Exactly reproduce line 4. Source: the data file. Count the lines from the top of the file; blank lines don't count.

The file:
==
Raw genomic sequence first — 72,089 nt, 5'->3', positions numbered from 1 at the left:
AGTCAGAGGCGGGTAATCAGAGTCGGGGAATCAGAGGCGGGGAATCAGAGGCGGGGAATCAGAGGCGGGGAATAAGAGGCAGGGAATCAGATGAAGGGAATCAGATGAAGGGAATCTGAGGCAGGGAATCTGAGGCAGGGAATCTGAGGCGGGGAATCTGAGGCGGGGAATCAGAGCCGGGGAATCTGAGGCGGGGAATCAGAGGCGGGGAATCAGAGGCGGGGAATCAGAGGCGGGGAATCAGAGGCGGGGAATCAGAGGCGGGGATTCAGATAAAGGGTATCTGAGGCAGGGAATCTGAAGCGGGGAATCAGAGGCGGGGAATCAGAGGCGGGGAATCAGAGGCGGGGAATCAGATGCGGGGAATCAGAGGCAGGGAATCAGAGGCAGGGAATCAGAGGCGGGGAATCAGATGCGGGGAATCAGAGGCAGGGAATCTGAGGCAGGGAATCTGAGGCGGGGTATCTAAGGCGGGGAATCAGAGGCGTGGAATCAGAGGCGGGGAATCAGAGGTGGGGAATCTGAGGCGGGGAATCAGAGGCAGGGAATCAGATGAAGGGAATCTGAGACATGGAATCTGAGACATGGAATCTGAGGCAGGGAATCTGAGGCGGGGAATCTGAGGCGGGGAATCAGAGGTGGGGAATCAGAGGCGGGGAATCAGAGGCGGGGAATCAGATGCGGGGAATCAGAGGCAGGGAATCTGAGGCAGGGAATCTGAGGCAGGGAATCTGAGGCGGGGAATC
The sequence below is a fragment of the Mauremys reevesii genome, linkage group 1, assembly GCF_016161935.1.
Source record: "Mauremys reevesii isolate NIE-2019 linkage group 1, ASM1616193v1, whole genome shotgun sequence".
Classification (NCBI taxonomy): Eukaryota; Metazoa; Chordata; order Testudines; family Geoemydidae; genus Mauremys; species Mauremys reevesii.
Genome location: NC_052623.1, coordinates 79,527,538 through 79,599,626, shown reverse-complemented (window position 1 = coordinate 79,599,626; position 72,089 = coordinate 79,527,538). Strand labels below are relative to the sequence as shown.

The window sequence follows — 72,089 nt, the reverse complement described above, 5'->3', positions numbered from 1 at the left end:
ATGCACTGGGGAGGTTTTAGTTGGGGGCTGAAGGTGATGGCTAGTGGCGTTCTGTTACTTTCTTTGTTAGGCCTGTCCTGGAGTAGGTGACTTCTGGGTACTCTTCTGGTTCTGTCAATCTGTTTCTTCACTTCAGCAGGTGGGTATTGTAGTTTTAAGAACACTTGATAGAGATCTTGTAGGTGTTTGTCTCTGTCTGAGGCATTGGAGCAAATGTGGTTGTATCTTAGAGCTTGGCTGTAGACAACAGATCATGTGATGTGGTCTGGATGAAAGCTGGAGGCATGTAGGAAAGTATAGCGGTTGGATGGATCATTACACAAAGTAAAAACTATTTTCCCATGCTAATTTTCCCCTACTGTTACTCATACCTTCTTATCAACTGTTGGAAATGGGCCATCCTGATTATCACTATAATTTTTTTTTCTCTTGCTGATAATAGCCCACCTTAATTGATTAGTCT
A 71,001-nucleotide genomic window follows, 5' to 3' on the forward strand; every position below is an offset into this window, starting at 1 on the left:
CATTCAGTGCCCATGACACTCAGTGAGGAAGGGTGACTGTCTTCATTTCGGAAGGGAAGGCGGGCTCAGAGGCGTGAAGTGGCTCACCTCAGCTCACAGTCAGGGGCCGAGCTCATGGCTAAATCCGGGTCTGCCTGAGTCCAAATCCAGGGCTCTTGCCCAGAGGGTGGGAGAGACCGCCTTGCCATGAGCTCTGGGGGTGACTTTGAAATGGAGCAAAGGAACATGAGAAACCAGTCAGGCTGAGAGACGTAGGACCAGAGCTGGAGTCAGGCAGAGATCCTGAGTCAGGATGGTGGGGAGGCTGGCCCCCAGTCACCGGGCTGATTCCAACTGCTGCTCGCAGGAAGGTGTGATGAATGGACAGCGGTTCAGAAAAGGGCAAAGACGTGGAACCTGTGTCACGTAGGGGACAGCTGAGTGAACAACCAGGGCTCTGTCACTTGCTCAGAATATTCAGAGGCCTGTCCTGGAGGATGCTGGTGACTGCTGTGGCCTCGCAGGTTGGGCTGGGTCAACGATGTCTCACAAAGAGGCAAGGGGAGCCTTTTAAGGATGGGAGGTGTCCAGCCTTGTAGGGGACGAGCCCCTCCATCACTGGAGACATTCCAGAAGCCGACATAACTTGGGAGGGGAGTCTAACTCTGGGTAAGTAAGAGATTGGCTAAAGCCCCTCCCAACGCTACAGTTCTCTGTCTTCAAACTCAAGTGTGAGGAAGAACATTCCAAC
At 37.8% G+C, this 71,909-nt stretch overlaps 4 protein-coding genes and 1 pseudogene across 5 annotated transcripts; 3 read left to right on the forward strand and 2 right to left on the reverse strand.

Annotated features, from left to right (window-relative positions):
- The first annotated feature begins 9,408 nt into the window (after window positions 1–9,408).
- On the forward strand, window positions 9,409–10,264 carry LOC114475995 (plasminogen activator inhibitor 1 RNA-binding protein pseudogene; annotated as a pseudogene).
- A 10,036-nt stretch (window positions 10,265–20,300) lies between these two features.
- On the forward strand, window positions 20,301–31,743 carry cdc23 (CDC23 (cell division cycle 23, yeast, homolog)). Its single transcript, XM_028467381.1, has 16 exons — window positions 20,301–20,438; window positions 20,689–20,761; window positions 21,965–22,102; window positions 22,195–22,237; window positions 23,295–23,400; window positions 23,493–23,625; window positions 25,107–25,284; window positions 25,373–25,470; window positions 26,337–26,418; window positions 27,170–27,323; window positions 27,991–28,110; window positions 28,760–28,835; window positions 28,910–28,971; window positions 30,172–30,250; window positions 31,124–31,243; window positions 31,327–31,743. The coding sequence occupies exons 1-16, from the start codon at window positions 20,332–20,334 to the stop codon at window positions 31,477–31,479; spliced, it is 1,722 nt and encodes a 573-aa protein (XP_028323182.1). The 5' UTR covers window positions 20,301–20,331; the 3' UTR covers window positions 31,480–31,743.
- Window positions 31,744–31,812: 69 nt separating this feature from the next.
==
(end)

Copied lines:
Source record: "Mauremys reevesii isolate NIE-2019 linkage group 1, ASM1616193v1, whole genome shotgun sequence".